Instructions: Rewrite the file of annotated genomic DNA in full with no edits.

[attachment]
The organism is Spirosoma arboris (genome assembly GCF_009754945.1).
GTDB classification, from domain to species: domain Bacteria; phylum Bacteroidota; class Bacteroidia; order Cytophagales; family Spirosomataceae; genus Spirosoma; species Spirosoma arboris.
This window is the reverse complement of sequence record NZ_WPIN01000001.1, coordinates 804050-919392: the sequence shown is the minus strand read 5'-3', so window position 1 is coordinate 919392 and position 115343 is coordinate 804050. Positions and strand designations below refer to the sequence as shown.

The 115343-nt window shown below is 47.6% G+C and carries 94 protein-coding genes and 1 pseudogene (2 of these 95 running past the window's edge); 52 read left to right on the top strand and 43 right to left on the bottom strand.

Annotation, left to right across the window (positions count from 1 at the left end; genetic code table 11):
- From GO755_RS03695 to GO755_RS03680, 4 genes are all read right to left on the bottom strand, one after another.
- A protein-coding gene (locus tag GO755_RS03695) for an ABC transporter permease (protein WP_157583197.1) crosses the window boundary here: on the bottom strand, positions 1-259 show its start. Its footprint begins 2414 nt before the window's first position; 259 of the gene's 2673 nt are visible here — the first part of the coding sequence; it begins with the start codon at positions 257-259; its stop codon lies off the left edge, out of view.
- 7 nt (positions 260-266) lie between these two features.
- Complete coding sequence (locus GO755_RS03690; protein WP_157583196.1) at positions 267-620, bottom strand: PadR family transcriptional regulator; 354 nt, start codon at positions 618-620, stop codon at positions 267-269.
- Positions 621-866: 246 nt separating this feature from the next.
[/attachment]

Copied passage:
The organism is Spirosoma arboris (genome assembly GCF_009754945.1).
GTDB classification, from domain to species: domain Bacteria; phylum Bacteroidota; class Bacteroidia; order Cytophagales; family Spirosomataceae; genus Spirosoma; species Spirosoma arboris.
This window is the reverse complement of sequence record NZ_WPIN01000001.1, coordinates 804050-919392: the sequence shown is the minus strand read 5'-3', so window position 1 is coordinate 919392 and position 115343 is coordinate 804050. Positions and strand designations below refer to the sequence as shown.

The 115343-nt window shown below is 47.6% G+C and carries 94 protein-coding genes and 1 pseudogene (2 of these 95 running past the window's edge); 52 read left to right on the top strand and 43 right to left on the bottom strand.

Annotation, left to right across the window (positions count from 1 at the left end; genetic code table 11):
- From GO755_RS03695 to GO755_RS03680, 4 genes are all read right to left on the bottom strand, one after another.
- A protein-coding gene (locus tag GO755_RS03695) for an ABC transporter permease (protein WP_157583197.1) crosses the window boundary here: on the bottom strand, positions 1-259 show its start. Its footprint begins 2414 nt before the window's first position; 259 of the gene's 2673 nt are visible here — the first part of the coding sequence; it begins with the start codon at positions 257-259; its stop codon lies off the left edge, out of view.
- 7 nt (positions 260-266) lie between these two features.
- Complete coding sequence (locus GO755_RS03690; protein WP_157583196.1) at positions 267-620, bottom strand: PadR family transcriptional regulator; 354 nt, start codon at positions 618-620, stop codon at positions 267-269.
- Positions 621-866: 246 nt separating this feature from the next.